Is journaling useful when you have 99 other things to do (part 2)?

I’m pretty sure I blogged on this topic earlier, but here I am again, busier than I have ever been in my life, with the possible exception of when I was writing my dissertation. As I start writing, the answer is “no,” but even as I am composing my oh so clever title, I am starting to relax and have fun. I think the answer is going to be yes.  I usually hate happy endings.

Relaxation and creativity are definitely reasons to write. Writing is good for our health. We’ve know that intuitively, as a release, as self-therapy, and some researches have found empirical evidence that it can even help with arthritis and asthma, I think. They don’t know why, but the results are  clear.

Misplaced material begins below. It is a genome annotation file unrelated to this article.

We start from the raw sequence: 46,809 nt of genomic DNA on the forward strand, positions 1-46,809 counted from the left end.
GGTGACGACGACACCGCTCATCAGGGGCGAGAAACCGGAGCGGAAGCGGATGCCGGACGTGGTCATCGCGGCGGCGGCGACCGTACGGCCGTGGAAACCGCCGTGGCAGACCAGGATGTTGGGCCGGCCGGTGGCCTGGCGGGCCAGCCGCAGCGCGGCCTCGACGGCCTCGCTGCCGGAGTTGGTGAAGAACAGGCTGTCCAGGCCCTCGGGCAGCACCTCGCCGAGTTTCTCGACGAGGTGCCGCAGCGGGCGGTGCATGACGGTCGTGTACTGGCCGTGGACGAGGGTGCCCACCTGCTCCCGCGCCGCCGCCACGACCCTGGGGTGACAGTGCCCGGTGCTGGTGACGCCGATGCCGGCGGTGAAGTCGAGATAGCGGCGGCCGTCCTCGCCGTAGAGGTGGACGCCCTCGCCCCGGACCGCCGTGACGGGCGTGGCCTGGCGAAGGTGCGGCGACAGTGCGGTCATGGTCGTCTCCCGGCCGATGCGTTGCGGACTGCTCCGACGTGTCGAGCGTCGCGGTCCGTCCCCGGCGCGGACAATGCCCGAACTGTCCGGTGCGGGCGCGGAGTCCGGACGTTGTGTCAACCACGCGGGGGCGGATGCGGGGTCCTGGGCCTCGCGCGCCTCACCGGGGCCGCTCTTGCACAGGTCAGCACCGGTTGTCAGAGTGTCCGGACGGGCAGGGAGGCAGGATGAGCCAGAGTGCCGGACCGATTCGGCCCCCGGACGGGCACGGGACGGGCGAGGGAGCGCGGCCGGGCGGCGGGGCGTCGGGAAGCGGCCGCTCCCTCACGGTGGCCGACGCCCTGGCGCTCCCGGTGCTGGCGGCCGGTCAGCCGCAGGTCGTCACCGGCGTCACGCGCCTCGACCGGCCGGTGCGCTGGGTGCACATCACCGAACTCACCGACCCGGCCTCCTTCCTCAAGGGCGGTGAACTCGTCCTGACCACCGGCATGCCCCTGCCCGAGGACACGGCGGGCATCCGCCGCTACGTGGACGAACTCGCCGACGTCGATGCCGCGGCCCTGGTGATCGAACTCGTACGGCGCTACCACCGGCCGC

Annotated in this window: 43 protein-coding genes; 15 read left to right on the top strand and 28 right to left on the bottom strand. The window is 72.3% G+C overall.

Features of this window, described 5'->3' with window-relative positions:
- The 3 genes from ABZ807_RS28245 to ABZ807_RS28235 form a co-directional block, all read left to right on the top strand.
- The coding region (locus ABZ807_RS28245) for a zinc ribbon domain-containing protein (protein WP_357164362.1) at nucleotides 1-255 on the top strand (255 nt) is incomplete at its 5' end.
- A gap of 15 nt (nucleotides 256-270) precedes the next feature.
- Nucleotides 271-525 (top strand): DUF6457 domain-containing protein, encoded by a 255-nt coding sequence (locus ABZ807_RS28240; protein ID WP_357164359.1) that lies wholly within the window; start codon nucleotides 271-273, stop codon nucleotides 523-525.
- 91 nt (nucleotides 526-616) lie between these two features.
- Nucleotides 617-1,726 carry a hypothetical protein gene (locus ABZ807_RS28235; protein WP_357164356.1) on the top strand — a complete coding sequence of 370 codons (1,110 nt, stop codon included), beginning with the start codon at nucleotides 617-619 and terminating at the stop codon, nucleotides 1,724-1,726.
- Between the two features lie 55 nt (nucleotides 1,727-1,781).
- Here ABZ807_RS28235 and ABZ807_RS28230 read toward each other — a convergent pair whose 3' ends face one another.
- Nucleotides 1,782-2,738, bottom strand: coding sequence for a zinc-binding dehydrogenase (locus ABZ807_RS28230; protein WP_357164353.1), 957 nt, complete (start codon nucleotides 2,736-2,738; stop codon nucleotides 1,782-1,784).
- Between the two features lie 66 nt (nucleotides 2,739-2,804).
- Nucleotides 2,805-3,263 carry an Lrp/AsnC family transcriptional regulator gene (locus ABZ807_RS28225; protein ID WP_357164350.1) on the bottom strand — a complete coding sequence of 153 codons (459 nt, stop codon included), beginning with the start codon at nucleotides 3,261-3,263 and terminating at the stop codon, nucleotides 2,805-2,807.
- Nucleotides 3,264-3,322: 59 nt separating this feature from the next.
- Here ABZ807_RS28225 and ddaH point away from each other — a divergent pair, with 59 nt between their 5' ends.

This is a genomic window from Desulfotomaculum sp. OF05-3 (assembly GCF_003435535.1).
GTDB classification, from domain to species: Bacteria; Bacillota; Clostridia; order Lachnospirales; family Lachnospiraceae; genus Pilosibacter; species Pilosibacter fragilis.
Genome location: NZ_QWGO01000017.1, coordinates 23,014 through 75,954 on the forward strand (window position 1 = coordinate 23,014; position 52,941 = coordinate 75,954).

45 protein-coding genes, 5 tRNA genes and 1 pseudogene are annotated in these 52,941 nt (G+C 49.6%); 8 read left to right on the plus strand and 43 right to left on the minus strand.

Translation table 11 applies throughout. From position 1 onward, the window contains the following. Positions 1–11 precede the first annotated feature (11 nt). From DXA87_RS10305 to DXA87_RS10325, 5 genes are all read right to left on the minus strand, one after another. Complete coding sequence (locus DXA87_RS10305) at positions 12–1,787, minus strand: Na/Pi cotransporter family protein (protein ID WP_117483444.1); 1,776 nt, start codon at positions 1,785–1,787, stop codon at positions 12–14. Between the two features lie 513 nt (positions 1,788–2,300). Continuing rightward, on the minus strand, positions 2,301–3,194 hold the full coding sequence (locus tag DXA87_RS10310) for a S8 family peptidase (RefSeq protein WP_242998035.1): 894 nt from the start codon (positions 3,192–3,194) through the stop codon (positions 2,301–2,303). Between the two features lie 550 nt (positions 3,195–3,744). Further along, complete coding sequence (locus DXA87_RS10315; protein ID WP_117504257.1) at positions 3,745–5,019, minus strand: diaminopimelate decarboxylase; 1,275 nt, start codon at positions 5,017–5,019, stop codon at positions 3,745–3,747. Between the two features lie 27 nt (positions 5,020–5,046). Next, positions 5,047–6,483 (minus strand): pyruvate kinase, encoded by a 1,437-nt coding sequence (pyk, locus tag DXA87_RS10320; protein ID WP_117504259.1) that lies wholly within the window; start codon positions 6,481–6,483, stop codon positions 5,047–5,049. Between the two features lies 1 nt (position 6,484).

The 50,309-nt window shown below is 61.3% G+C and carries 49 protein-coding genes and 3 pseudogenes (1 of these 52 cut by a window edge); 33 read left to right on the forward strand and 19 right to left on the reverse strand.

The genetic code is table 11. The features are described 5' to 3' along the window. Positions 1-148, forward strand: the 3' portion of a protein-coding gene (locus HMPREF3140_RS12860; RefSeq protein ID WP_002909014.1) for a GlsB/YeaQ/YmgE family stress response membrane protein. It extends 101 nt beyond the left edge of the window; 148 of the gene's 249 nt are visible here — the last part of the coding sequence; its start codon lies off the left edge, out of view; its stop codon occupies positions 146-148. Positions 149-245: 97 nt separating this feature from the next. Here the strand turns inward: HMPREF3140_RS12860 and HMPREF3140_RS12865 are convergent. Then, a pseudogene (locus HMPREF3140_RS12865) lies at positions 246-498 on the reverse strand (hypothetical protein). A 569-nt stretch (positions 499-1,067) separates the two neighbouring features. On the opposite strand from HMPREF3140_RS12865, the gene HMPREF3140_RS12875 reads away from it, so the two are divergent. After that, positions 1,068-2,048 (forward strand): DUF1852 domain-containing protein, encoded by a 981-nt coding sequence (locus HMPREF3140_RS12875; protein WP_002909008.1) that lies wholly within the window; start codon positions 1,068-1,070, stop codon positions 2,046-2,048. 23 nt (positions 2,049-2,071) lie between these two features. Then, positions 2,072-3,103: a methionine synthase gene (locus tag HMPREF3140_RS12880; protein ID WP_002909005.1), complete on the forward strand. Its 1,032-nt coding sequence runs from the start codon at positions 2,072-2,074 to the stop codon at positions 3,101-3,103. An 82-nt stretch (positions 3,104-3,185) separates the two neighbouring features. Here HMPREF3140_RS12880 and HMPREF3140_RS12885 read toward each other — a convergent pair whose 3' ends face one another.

As for being useful in a utilitarian way, that’s less likely because I don’t have much time to think about the short video essay I would like to make.  I was back on the Digital Archive of Literacy Narratives as I prepped for class, and that got me excited about wanting to collect some stories from my Somali friends. I also found a few LNs written by students in a 400 level class at Ohio State University. I’d like to use some of them next year, as models, and as comparative texts.  I skimmed one about Magic the Gathering and one about Religion. Those two topics came up in our class, too.  That’s how the DALN could be a research site–what are the common elements among students in their 3rd or 4th (maybe 5th) year of college in the US right now?  Hmmm, that’s not such a useless reflection; good notes captured.



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